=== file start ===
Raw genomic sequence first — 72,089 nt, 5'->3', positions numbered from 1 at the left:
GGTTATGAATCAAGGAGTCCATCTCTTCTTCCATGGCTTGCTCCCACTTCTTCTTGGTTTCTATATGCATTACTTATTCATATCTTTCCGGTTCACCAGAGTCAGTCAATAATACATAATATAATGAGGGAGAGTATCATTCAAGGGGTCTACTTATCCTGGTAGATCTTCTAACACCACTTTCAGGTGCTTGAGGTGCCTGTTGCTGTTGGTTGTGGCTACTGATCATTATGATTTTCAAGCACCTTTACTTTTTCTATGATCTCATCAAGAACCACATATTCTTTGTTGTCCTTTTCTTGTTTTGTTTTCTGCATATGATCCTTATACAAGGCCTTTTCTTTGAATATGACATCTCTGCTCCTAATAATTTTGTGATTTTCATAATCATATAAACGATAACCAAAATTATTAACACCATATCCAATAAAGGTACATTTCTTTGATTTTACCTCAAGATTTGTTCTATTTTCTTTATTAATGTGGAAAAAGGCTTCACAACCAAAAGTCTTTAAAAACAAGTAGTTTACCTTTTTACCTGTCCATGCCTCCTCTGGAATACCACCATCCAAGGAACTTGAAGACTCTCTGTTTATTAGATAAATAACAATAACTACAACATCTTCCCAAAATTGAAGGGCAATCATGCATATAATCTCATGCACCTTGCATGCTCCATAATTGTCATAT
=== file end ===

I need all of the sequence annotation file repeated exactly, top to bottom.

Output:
Raw genomic sequence first — 72,089 nt, 5'->3', positions numbered from 1 at the left:
GGTTATGAATCAAGGAGTCCATCTCTTCTTCCATGGCTTGCTCCCACTTCTTCTTGGTTTCTATATGCATTACTTATTCATATCTTTCCGGTTCACCAGAGTCAGTCAATAATACATAATATAATGAGGGAGAGTATCATTCAAGGGGTCTACTTATCCTGGTAGATCTTCTAACACCACTTTCAGGTGCTTGAGGTGCCTGTTGCTGTTGGTTGTGGCTACTGATCATTATGATTTTCAAGCACCTTTACTTTTTCTATGATCTCATCAAGAACCACATATTCTTTGTTGTCCTTTTCTTGTTTTGTTTTCTGCATATGATCCTTATACAAGGCCTTTTCTTTGAATATGACATCTCTGCTCCTAATAATTTTGTGATTTTCATAATCATATAAACGATAACCAAAATTATTAACACCATATCCAATAAAGGTACATTTCTTTGATTTTACCTCAAGATTTGTTCTATTTTCTTTATTAATGTGGAAAAAGGCTTCACAACCAAAAGTCTTTAAAAACAAGTAGTTTACCTTTTTACCTGTCCATGCCTCCTCTGGAATACCACCATCCAAGGAACTTGAAGACTCTCTGTTTATTAGATAAATAACAATAACTACAACATCTTCCCAAAATTGAAGGGCAATCATGCATATAATCTCATGCACCTTGCATGCTCCATAATTGTCATAT